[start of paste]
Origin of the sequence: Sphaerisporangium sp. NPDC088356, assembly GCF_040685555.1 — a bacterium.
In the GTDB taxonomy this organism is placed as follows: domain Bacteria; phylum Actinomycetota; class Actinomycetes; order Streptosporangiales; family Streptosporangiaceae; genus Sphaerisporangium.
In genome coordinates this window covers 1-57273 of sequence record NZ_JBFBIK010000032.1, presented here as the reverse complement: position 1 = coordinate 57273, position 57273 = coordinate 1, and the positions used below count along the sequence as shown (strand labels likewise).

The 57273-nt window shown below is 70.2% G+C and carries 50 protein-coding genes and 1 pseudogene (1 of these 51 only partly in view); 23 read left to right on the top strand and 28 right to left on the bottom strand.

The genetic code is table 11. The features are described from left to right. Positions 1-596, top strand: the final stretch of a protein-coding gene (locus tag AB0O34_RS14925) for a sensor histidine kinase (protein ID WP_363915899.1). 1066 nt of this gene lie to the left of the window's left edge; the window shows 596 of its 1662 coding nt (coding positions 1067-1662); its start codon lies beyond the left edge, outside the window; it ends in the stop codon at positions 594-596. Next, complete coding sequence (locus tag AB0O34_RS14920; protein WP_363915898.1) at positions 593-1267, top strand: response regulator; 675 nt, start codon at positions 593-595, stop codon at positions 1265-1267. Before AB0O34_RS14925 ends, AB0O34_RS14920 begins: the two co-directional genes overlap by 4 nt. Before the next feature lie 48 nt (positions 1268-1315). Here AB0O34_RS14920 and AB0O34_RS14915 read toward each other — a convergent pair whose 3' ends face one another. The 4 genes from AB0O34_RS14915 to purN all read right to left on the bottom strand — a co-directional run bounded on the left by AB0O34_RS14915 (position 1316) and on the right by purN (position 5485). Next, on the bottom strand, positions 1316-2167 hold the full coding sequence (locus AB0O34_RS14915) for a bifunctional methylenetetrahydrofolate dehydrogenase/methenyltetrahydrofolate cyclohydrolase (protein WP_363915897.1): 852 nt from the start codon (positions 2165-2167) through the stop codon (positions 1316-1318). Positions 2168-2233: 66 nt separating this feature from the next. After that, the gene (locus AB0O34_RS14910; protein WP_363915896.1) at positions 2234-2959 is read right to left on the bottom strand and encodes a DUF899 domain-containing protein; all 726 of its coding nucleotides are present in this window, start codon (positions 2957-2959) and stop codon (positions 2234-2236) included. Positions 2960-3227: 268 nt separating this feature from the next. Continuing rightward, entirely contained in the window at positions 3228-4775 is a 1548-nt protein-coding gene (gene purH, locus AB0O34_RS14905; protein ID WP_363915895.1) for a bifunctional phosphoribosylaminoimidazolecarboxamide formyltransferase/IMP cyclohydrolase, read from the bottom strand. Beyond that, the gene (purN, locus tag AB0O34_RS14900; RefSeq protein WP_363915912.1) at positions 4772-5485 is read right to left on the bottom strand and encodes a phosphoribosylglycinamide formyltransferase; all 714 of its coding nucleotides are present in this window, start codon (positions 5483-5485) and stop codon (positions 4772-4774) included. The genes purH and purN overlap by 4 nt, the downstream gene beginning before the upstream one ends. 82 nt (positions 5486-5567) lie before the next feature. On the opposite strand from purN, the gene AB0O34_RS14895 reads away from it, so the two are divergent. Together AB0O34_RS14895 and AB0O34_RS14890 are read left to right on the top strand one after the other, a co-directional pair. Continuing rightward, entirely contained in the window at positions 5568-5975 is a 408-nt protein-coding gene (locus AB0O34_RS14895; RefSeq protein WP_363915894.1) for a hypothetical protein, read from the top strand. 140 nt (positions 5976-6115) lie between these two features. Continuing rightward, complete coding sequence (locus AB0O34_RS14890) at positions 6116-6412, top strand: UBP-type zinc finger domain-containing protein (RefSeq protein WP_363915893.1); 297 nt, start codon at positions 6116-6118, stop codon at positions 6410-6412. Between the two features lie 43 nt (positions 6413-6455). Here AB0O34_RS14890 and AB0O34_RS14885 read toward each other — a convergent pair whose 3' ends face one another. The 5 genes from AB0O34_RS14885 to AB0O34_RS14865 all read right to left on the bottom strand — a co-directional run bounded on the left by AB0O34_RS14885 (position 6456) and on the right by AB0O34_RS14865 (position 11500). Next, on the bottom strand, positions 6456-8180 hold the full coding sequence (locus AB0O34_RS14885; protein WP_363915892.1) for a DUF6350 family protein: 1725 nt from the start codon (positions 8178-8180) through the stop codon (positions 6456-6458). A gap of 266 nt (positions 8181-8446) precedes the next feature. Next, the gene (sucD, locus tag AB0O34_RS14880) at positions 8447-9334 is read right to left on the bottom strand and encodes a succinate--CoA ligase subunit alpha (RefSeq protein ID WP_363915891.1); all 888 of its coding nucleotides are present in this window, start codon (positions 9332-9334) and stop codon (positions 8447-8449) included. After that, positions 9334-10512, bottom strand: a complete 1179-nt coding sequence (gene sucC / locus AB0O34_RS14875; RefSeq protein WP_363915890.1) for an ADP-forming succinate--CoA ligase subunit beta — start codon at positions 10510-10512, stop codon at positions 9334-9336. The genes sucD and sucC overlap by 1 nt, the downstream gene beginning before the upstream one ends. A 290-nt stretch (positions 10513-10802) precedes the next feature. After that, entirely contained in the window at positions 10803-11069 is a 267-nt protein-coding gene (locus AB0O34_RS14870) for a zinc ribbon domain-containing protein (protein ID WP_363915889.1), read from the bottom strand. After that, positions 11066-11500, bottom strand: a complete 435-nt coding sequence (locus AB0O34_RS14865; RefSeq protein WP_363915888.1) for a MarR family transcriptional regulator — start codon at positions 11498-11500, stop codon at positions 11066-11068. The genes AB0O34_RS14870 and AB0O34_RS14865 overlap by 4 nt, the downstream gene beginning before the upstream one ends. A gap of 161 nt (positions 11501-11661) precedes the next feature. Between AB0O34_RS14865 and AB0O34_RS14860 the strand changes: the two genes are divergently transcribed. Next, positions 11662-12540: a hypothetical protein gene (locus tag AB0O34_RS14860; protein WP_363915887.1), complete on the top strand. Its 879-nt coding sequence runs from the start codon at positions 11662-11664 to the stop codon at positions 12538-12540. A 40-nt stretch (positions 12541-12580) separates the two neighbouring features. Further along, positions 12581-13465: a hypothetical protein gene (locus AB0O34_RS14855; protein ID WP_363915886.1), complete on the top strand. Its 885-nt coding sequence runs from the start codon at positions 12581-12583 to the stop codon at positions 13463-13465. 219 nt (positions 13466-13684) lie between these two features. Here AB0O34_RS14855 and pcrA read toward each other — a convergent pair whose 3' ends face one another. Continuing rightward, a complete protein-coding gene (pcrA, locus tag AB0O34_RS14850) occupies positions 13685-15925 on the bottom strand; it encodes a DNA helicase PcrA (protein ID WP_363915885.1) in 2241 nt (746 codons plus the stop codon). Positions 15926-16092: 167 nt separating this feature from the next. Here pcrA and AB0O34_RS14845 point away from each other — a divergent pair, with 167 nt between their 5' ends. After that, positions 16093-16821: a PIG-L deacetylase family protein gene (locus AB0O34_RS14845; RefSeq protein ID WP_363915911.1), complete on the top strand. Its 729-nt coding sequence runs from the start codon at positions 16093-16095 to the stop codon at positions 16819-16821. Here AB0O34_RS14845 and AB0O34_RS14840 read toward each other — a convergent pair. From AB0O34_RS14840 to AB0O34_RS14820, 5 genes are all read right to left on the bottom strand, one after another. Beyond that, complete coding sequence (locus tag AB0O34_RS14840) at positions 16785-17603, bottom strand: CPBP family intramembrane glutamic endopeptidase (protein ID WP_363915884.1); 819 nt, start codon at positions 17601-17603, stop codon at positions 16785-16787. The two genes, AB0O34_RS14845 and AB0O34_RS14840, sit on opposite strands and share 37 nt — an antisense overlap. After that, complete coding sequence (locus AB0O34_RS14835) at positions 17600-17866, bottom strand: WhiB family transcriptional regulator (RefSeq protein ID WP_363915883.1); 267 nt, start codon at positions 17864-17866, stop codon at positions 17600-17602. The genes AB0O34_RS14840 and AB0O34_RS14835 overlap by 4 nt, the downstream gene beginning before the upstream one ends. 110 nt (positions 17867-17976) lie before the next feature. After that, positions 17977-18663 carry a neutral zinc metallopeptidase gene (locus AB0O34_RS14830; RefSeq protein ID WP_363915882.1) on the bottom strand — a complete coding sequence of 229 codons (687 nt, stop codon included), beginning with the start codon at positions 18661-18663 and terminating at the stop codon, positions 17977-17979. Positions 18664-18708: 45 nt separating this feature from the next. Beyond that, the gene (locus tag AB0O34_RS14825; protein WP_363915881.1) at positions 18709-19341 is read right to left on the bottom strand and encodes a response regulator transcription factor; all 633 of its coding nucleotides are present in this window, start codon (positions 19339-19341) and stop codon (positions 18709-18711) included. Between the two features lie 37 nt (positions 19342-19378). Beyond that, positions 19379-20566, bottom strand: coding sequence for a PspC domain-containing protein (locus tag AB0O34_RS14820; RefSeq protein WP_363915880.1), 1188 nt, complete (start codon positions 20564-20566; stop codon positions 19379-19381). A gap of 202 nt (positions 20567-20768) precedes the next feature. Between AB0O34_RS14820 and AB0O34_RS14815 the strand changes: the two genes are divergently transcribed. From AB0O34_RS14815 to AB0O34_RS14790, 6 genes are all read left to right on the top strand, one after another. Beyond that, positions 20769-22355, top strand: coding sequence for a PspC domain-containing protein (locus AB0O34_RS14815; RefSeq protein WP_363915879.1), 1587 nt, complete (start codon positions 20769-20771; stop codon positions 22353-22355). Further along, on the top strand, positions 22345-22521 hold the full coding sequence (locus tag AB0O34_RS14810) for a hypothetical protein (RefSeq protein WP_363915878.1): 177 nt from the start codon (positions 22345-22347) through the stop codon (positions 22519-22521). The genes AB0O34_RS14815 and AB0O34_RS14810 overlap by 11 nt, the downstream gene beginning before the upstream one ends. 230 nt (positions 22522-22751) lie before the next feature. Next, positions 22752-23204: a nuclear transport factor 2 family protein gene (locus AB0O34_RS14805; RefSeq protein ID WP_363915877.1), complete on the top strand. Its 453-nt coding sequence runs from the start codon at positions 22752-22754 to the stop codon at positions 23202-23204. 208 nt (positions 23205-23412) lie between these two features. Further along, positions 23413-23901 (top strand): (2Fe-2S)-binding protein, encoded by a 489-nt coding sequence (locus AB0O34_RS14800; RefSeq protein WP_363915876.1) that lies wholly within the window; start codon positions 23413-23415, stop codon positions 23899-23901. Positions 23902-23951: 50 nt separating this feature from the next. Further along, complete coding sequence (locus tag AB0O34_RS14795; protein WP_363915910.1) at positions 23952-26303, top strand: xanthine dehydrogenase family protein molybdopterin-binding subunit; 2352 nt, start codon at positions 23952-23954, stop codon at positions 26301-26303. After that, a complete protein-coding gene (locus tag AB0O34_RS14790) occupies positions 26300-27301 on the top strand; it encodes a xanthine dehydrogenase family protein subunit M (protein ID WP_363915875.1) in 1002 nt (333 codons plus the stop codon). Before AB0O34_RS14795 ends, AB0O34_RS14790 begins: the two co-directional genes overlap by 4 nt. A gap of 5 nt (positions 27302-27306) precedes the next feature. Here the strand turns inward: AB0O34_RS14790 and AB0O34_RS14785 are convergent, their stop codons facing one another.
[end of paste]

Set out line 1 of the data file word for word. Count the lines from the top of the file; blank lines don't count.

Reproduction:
Origin of the sequence: Sphaerisporangium sp. NPDC088356, assembly GCF_040685555.1 — a bacterium.